I love this tasty recipe because it uses simple ingredients, which you probably have already in your fridge and pantry (you might need to buy a head of cabbage, but that's about it). If you love the cabbage rolls your Oma or Bubbe or Nonna used to make, by all means, make them! But if, like me, you didn't grow up with this delectable dish, here's a good place to start:
Note: The entire recipe is below; I'm just outlining it, here.
In a large bowl, gently combine many of the ingredients you'll find in a good meat loaf--ground meat, shredded carrots, diced onions, rice, an egg for binding, a little salt and pepper.
Mixed up, the ingredients will look a bit like meat loaf before you bake it:
Set the meat aside and, in a large pot of boiling water, submerge individual leaves of the cabbage for a minute, or until they go a little limp. How limp? Well, you'll be rolling them up soon, so you want them pliable enough for that.
As I "limp up" each leaf, I find it helpful to put them in a large dish until they are all done:
Put about a third to a half cup of meat mixture at the base of each leaf:
Flop one side of the leaf, then the other, over the blob of meat:
Then roll from the base up toward the tender, outer edge of the leaf, giving you a tidy little package, like so:
Tuck the rolls into a Dutch oven or heavy, lidded dish (I was making a double recipe when I took this photo, so there are 10 rolls in here, and I had 6 in a smaller pot:
Some Cabbage Roll recipes call for raisins, which I like. They are a sweet counterpoint to the savory ground meat and the tart, mildly acidic sauce. Of course, if you don't like raisins, leave them out. Or you can steer the middle course and add the raisins over the top, not in the ground meat mixture. That way, a raisin-hater can be served a fruit-free couple of rolls, happy in the knowledge that raisins are not lurking within:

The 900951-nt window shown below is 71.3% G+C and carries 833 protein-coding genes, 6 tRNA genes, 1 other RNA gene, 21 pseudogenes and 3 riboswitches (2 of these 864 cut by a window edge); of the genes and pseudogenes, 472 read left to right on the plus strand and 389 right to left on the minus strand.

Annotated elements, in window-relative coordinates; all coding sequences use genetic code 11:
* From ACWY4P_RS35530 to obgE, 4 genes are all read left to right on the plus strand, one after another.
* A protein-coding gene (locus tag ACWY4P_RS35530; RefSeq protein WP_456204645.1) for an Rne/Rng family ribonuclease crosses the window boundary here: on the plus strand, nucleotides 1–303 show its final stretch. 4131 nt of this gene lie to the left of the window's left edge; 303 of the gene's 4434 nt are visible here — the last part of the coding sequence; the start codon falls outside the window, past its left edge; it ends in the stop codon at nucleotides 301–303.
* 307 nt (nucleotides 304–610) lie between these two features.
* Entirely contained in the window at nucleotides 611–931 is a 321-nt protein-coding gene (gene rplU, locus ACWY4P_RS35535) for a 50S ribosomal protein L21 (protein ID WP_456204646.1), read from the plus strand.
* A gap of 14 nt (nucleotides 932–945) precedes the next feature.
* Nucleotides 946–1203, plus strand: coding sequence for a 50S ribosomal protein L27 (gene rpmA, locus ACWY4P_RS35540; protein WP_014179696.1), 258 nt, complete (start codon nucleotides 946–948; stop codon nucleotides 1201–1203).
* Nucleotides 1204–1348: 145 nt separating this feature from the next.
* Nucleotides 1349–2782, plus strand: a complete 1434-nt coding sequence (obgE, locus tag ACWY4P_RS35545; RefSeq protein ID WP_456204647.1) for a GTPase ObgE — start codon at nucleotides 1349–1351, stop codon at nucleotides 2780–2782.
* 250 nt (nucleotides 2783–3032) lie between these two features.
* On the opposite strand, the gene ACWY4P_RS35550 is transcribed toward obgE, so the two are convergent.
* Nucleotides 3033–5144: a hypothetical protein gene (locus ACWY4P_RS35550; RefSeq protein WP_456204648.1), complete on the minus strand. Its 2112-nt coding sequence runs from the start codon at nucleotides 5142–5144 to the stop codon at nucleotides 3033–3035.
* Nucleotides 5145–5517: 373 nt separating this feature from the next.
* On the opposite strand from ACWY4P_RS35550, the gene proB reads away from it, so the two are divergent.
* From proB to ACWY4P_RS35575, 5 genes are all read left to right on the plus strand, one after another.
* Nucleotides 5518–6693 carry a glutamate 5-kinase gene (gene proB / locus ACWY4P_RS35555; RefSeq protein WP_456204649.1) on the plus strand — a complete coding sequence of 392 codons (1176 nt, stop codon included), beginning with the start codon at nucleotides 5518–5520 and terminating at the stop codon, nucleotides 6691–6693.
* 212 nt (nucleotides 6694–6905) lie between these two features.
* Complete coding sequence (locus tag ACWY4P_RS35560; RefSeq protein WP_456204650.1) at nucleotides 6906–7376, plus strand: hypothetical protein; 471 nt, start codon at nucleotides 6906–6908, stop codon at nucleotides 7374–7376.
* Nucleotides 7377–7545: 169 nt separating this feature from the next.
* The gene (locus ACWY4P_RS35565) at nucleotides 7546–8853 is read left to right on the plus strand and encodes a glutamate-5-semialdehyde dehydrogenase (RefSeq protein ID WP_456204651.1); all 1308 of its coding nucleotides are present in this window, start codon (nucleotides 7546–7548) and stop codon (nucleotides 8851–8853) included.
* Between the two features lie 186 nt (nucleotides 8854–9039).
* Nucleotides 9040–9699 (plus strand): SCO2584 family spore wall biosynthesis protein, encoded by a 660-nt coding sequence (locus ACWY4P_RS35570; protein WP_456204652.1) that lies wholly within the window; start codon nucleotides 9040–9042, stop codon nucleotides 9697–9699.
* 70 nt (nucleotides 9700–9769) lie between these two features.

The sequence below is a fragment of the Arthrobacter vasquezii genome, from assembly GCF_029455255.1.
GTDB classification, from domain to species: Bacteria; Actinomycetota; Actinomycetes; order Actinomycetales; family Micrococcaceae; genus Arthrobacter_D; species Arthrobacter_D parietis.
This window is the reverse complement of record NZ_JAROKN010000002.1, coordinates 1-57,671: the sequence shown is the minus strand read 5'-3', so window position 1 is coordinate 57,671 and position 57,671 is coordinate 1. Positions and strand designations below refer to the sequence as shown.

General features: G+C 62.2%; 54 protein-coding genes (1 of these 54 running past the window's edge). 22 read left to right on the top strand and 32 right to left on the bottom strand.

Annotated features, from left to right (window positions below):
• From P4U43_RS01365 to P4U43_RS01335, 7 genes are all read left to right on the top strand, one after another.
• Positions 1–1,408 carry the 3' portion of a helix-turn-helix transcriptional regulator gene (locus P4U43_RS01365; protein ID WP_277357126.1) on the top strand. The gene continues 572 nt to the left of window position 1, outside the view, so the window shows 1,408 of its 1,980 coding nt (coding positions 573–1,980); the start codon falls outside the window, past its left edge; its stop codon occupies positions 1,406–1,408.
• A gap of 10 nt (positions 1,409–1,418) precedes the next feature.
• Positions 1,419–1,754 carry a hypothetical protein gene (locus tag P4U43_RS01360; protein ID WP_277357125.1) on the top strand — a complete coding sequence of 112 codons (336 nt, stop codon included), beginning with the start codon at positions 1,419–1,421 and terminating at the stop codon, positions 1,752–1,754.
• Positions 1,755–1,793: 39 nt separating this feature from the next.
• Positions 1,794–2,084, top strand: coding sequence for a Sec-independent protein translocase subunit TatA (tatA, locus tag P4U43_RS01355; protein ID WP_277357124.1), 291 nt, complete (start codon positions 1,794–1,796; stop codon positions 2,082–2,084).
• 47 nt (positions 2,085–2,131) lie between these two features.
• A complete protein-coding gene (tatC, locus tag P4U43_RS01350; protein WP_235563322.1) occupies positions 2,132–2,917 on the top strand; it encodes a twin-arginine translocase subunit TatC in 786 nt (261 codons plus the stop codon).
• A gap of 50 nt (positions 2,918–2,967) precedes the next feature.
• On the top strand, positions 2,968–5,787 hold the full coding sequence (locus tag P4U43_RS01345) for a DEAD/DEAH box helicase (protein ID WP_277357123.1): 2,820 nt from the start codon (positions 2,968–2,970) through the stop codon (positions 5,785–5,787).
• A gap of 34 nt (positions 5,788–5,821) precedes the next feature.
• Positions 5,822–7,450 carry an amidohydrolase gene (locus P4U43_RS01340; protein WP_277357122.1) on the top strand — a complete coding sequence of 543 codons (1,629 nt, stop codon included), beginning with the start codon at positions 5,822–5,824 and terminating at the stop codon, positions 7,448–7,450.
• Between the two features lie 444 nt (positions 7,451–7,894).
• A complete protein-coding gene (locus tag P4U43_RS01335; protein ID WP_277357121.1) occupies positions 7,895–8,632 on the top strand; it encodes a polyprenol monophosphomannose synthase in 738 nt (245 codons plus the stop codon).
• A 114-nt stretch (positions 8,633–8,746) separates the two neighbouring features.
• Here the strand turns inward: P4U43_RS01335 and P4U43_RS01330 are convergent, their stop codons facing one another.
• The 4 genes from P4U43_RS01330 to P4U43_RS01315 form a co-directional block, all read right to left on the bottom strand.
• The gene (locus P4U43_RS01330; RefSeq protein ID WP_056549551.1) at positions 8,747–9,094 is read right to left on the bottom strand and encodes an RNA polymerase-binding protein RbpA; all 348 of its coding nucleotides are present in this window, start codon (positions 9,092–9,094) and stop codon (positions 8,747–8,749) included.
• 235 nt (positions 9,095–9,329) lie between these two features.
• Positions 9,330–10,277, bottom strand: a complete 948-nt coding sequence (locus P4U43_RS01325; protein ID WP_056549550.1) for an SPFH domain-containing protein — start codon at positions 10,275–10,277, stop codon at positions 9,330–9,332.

Then you pour over all a simple sauce made of tomato sauce, brown sugar, and something acidic (I like a mixture of lemon juice and apple cider vinegar). The rolls cook, covered, on the stovetop for a while, then finish up in the oven. What comes out is a humble, slightly ugly, and absolutely fantastic-tasting dish, perfect for a cold fall or winter evening:
And what's even more delightful, it tastes better the next day.
Stuffed Cabbage Rolls
For the rolls:
1 lb. ground meat (I use half beef, half turkey, but any ground meat will do)
1/4 C. white rice, uncooked
1 egg, beaten
1 onion, minced
1 carrot, grated
1/3 tsp. salt
a couple of good, hearty grinds of fresh black pepper
2 Tbsp. water
1 large head of cabbage, cored, and 8 largest leaves carefully pulled off
For the sauce:
1 C. canned tomato sauce
1/4 C. lemon juice or apple cider vinegar (or a combination of the two)
1/3 C. brown sugar
1/2 C. raisins (optional)
Bring a large pot of water to boil. While it is heating, gently combine in a large mixing bowl the ground meat, rice, egg, onion, carrot, salt and pepper, and water. Set mixture aside.
Blanch cabbage leaves by dunking them, one or two at a time, into the boiling water for a minute or so, until they go limp everywhere but the base of the stalk. The leaves should still be a bright green. Take them out of the water with tongs and pile them onto a platter until all are done.
Divide the meat mixture into four equal portions in the mixing bowl. Scoop up half of one of the four portions to get one-eighth of the meat mixture (about 1/3 cup to 1/2 cup) and place it into the center of a cabbage leaf near the base. Fold in both sides, then roll up securely, and place in the bottom of a heavy, lidded casserole or Dutch oven. Repeat until all 8 leaves are used.
Mix together the sauce ingredients and pour over the the cabbage rolls. Add enough water to just barely come up to the top of the rolls. Cover tightly with a lid and cook on the stove over moderate heat for 30 minutes. Reduce heat and simmer, covered, for 20 minutes more. (Preheat oven to 350 degrees Fahrenheit while the rolls are finishing on the stove.)
Remove lid and bake rolls, uncovered, for 20 minutes, or until they have begun to brown a bit on top.
Hot water may be added in small quantities, if necessary, during the baking period. Remove from oven and serve immediately, or refrigerate, uncovered, to reheat and serve later.
Serves 4 (two rolls each).